1. Lower the pH to around 6.0 (R-0009) (I picked this number because that is where the BTB would be yellow)
2. Raised the pH (R-0010) to around 8.2 and recorded that number (the point where the BTB would be blue
3. Added the 1/4 teaspoon of Mannitol
4. While constantly stirring, I added the R-0010 drop by drop while recording the pH rise
5. When the pH reached my starting point that I recorded in step 2, I used the conversion factor of 4 x drops to get my borate ppm
The rise in pH was linear (0.1 pH change per drop) until I was approaching the end point at which time each additional drop produced a larger and larger pH change. I was hoping that the pH rise rate would be linear and a simple borate ppm calculation could be performed just knowing the starting and ending pH. Perhaps someone could come up with a formula that would account for the pH curve. I would be nice to stick two numbers into a formula and have the borate ppm calculated.
Anyway, I wanted to share this with you and see what your thoughts might be on my test method. At the very minimum I can throw away my Phenol Red and use my meter to test the pool pH. As a side note, I have played around with Clear Waters Testing's borate test kit sold on E-bay. I've had several conversation with Chris at the company and helped him find some problems with his reagents. I still have an issue getting what I think are accurate results with his procedure, but I have a couple of additional things I want to try before I contact him again.
So acid-base titrations (which is basically what the borate drop test is) are NOT linear, titration curves are always S-curves. In the case of borates, you are essentially titrating a weak acid (the boron-diol reaction) with a strong base (R-0010, sodium hydroxide). And so what you would measure using a pH probe is the pH response while adding a known volume of strong base. See this link for a quick primer on titration problems -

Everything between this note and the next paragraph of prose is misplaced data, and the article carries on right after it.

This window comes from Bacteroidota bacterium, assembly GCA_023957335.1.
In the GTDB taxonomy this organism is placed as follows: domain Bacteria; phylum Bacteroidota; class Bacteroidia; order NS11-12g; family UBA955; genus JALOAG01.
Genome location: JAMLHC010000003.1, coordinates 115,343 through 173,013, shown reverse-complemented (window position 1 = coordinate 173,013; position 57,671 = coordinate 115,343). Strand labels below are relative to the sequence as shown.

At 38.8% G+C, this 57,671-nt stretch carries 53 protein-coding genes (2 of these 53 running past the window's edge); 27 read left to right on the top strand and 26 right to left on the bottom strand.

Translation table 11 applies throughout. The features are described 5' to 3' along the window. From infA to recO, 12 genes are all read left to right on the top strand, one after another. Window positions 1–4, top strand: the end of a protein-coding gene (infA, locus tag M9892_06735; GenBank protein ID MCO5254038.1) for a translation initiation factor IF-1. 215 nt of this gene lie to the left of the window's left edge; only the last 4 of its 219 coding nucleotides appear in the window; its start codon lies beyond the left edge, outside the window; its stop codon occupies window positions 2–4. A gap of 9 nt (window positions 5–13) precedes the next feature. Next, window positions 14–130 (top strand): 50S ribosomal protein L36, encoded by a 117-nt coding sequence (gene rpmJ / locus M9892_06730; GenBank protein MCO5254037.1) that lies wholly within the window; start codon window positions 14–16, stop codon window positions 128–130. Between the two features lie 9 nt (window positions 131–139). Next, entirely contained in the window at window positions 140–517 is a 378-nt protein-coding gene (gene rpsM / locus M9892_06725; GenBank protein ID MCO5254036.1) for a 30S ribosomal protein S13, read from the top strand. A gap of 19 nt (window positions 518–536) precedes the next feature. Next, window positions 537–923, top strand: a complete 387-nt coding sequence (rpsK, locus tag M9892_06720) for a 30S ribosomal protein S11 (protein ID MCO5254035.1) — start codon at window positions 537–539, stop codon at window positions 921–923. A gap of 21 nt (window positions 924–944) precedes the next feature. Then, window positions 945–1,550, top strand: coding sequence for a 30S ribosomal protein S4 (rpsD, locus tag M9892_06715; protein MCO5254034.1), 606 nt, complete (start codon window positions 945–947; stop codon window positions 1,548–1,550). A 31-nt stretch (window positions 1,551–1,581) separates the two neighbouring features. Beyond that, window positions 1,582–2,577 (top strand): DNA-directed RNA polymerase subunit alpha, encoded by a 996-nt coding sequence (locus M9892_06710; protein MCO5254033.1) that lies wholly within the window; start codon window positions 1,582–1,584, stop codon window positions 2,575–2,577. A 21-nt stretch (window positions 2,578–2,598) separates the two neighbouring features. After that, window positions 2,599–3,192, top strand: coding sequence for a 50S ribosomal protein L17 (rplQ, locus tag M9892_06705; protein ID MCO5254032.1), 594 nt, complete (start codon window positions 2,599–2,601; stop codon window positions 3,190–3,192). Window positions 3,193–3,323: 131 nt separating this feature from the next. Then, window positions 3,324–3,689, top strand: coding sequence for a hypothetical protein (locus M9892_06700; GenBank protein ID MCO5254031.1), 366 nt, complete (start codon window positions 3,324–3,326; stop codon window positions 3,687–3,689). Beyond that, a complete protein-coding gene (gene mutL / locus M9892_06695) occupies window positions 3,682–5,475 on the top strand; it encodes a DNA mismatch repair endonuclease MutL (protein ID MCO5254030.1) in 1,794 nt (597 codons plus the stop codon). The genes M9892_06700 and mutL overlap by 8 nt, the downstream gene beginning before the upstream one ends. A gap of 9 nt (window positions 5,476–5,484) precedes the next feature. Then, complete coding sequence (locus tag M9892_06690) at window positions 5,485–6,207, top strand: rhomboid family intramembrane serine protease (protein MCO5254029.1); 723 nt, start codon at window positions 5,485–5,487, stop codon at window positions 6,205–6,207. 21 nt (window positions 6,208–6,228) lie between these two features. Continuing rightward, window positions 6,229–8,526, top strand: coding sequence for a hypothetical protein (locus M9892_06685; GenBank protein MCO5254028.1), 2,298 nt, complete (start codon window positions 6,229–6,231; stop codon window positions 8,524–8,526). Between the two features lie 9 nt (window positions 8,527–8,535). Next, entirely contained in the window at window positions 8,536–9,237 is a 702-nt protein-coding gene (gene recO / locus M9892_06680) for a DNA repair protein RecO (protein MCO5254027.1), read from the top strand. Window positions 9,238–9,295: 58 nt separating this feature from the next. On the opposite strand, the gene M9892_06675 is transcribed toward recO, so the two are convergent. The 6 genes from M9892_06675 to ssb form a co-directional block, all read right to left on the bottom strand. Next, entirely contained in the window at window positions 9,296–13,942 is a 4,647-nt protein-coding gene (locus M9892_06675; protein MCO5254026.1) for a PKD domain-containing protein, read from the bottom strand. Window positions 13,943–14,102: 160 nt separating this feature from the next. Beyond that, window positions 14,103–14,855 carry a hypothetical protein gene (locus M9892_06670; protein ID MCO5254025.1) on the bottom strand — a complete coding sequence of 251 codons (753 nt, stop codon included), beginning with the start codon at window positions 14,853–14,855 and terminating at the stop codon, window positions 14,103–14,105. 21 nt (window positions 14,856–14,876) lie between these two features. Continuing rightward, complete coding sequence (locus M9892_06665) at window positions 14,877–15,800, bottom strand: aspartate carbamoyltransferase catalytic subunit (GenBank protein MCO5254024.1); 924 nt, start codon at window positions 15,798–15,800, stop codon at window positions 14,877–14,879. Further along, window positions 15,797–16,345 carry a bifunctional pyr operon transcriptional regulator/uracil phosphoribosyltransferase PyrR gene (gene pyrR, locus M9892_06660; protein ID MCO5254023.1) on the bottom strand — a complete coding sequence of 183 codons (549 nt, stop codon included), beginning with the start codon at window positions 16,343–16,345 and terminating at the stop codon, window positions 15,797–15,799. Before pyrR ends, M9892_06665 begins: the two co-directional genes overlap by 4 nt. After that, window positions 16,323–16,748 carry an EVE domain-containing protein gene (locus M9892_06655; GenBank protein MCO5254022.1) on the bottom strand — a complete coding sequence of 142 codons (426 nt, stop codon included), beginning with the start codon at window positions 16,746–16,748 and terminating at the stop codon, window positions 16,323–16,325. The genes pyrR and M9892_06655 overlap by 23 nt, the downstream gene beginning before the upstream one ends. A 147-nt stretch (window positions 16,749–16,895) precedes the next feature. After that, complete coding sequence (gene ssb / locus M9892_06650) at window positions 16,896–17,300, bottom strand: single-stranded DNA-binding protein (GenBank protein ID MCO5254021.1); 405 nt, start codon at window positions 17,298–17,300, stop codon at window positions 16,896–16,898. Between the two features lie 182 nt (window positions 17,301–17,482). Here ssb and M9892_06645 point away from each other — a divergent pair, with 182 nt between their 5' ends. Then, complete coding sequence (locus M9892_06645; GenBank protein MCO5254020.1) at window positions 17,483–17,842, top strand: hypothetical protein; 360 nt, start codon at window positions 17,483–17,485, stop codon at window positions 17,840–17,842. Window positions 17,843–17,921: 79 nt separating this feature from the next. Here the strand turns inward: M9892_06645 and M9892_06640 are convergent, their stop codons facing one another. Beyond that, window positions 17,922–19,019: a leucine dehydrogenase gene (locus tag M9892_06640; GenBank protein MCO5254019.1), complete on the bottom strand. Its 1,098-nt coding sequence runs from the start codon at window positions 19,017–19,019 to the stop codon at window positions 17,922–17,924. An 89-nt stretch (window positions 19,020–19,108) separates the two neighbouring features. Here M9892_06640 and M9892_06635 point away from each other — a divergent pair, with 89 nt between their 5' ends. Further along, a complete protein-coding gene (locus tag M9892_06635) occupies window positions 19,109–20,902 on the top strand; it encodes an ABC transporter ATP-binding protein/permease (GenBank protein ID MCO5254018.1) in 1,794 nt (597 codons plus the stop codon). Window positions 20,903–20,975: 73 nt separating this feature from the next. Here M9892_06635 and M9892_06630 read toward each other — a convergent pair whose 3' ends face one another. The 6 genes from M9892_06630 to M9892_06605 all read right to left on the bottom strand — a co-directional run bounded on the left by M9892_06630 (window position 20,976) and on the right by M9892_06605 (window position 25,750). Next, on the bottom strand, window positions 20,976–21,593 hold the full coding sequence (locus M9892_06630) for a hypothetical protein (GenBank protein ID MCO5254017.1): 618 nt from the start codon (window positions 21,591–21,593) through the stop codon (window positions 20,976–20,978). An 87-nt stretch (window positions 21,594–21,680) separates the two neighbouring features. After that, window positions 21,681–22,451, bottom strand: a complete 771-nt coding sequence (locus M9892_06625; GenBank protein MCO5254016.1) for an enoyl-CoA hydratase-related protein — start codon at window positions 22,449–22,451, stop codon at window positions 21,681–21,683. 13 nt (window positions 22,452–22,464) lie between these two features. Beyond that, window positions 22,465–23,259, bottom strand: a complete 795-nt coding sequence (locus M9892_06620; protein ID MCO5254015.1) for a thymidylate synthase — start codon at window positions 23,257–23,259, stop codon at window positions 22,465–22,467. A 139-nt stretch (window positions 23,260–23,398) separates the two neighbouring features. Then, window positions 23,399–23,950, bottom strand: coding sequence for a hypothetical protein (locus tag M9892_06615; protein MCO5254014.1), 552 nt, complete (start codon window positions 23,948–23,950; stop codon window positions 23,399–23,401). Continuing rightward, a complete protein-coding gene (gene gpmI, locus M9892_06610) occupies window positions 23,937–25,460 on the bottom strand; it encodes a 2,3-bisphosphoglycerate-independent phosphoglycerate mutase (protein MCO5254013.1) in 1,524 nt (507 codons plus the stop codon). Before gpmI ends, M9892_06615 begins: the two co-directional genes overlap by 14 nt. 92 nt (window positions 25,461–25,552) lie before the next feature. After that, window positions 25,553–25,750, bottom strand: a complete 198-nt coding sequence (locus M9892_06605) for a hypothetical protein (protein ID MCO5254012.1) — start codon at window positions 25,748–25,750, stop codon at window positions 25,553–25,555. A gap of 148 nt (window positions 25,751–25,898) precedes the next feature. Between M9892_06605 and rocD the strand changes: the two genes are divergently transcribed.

In the process of determining the borate concentration, you would need to plot pH as a function of titrant volume added and then you look for what is known as the equivalence point - essentially the point at which the pH curve has it's steepest slope (one can mathematically determine this with great precision by using the first and second derivatives of the pH-volume curve). Once you know the location of the equivalence point, the unknown concentration can be calculated by knowing how much titrant was added, the volume of the test solution and the pKa of the reaction. However, it is doubtful anyone would want to do this type of analysis at home because you need to have very exact quantities of solution and titrant know which requires graduated cylinders, beakers and a volumetric buret capable of measuring micro-liter volumes of titrating solutions.
The reasons why the drop based test using visual indicators is better is because -
(a) The math has already been done to equate drop count with concentrations;
(b) The visual equivalence point is easy to confirm with the BTB indicator because the transition from yellow to first baby blue is very close to the actual equivalence point
(c) There's no need to own a pH probe or spend time calibrating it or purchase anything more complicated than couple of extra test solutions. The drop test uses most everything one already has in their kit.
While I applaud your effort at home chemistry, you'd be better off just doing the test as it is outlined since it has been confirmed by multiple users of it as "accurate enough" for recreational pool purposes.